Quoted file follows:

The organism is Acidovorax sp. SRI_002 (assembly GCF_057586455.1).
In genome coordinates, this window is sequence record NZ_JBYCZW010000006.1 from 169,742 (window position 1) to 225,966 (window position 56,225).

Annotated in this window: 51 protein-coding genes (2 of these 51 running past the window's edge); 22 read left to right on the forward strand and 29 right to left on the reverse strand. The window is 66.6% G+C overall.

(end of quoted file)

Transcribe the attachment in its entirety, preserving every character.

The organism is Acidovorax sp. SRI_002 (assembly GCF_057586455.1).
In genome coordinates, this window is sequence record NZ_JBYCZW010000006.1 from 169,742 (window position 1) to 225,966 (window position 56,225).

Annotated in this window: 51 protein-coding genes (2 of these 51 running past the window's edge); 22 read left to right on the forward strand and 29 right to left on the reverse strand. The window is 66.6% G+C overall.